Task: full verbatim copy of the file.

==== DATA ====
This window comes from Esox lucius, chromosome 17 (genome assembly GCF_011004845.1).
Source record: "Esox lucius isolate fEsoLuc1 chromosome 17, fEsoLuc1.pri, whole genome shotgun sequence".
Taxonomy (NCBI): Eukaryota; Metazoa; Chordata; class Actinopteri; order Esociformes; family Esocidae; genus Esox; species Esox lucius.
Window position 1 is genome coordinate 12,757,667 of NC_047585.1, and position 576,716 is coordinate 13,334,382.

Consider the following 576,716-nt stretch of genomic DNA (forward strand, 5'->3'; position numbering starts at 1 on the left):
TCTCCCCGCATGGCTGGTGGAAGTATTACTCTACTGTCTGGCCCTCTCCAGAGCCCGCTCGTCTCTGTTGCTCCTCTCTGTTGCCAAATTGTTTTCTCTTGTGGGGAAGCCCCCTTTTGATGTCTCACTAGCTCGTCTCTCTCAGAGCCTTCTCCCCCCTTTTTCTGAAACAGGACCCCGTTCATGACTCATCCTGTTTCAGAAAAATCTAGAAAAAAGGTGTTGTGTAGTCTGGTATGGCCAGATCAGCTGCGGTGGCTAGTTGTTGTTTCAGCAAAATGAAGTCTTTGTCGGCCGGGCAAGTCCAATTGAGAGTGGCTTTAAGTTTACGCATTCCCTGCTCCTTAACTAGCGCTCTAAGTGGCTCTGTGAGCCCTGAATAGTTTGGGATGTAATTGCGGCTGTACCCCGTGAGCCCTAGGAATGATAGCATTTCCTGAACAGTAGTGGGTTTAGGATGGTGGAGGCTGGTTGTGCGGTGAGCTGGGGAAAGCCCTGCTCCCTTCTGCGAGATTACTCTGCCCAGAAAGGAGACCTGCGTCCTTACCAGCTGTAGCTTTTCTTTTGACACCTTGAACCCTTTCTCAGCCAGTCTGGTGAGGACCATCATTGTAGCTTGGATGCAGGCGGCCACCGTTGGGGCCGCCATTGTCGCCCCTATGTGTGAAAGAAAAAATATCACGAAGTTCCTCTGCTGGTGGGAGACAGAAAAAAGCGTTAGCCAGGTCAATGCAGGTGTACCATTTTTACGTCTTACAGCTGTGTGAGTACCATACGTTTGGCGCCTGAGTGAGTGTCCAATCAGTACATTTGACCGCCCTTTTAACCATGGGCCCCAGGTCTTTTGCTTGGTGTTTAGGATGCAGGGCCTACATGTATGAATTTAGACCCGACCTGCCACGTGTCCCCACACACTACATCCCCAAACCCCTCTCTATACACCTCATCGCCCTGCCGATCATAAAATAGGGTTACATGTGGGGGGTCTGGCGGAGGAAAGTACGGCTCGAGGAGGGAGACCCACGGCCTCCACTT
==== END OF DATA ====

This window comes from Esox lucius, chromosome 17 (genome assembly GCF_011004845.1).
Source record: "Esox lucius isolate fEsoLuc1 chromosome 17, fEsoLuc1.pri, whole genome shotgun sequence".
Taxonomy (NCBI): Eukaryota; Metazoa; Chordata; class Actinopteri; order Esociformes; family Esocidae; genus Esox; species Esox lucius.
Window position 1 is genome coordinate 12,757,667 of NC_047585.1, and position 576,716 is coordinate 13,334,382.

Consider the following 576,716-nt stretch of genomic DNA (forward strand, 5'->3'; position numbering starts at 1 on the left):
TCTCCCCGCATGGCTGGTGGAAGTATTACTCTACTGTCTGGCCCTCTCCAGAGCCCGCTCGTCTCTGTTGCTCCTCTCTGTTGCCAAATTGTTTTCTCTTGTGGGGAAGCCCCCTTTTGATGTCTCACTAGCTCGTCTCTCTCAGAGCCTTCTCCCCCCTTTTTCTGAAACAGGACCCCGTTCATGACTCATCCTGTTTCAGAAAAATCTAGAAAAAAGGTGTTGTGTAGTCTGGTATGGCCAGATCAGCTGCGGTGGCTAGTTGTTGTTTCAGCAAAATGAAGTCTTTGTCGGCCGGGCAAGTCCAATTGAGAGTGGCTTTAAGTTTACGCATTCCCTGCTCCTTAACTAGCGCTCTAAGTGGCTCTGTGAGCCCTGAATAGTTTGGGATGTAATTGCGGCTGTACCCCGTGAGCCCTAGGAATGATAGCATTTCCTGAACAGTAGTGGGTTTAGGATGGTGGAGGCTGGTTGTGCGGTGAGCTGGGGAAAGCCCTGCTCCCTTCTGCGAGATTACTCTGCCCAGAAAGGAGACCTGCGTCCTTACCAGCTGTAGCTTTTCTTTTGACACCTTGAACCCTTTCTCAGCCAGTCTGGTGAGGACCATCATTGTAGCTTGGATGCAGGCGGCCACCGTTGGGGCCGCCATTGTCGCCCCTATGTGTGAAAGAAAAAATATCACGAAGTTCCTCTGCTGGTGGGAGACAGAAAAAAGCGTTAGCCAGGTCAATGCAGGTGTACCATTTTTACGTCTTACAGCTGTGTGAGTACCATACGTTTGGCGCCTGAGTGAGTGTCCAATCAGTACATTTGACCGCCCTTTTAACCATGGGCCCCAGGTCTTTTGCTTGGTGTTTAGGATGCAGGGCCTACATGTATGAATTTAGACCCGACCTGCCACGTGTCCCCACACACTACATCCCCAAACCCCTCTCTATACACCTCATCGCCCTGCCGATCATAAAATAGGGTTACATGTGGGGGGTCTGGCGGAGGAAAGTACGGCTCGAGGAGGGAGACCCACGGCCTCCACTT